George Harrison’s role in The Beatles was a simple one to begin with. He was the unique guitarist who stood behind the principal songwriters of John Lennon and Paul McCartney, ready to harmonise at the drop of a hat. But by 1969 things had changed.
Harrison had found his musical chops and was now keen to enact his songwriting skill on the Fab Four’s records. It was not met with enthusiasm from John and Paul. It would lead to Harrison temporarily quitting the band and after storming out of the Get Back sessions. Harrison would prove his detractors wrong and write one of the best tracks in the band’s extensive back catalogue.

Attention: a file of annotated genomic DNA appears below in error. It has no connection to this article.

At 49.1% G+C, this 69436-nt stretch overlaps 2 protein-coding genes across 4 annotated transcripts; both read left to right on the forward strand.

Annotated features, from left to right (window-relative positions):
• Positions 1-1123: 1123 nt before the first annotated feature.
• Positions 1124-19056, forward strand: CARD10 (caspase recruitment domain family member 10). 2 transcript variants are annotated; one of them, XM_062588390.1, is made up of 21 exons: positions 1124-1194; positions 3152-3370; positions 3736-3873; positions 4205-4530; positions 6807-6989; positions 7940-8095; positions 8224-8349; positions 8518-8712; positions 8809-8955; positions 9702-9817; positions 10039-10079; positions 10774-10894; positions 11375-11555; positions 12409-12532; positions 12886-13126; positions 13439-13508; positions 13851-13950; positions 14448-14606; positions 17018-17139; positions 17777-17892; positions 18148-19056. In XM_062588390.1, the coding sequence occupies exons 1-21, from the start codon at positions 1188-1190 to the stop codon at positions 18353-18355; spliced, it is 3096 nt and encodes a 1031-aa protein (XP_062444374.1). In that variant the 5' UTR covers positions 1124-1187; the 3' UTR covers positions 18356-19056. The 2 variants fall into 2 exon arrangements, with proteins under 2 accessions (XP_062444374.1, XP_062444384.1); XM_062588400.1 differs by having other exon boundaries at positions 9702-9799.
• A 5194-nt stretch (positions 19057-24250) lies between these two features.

George Harrison had begun to work out his musical style by the turn of 1969. Having spent much of the latter part of the previous year with Bob Dylan and The Band, working on tracks like ‘I’d Have You Anytime’, and with his work on The Beatles so widely loved, Harrison had hope for the future of the Fab Four.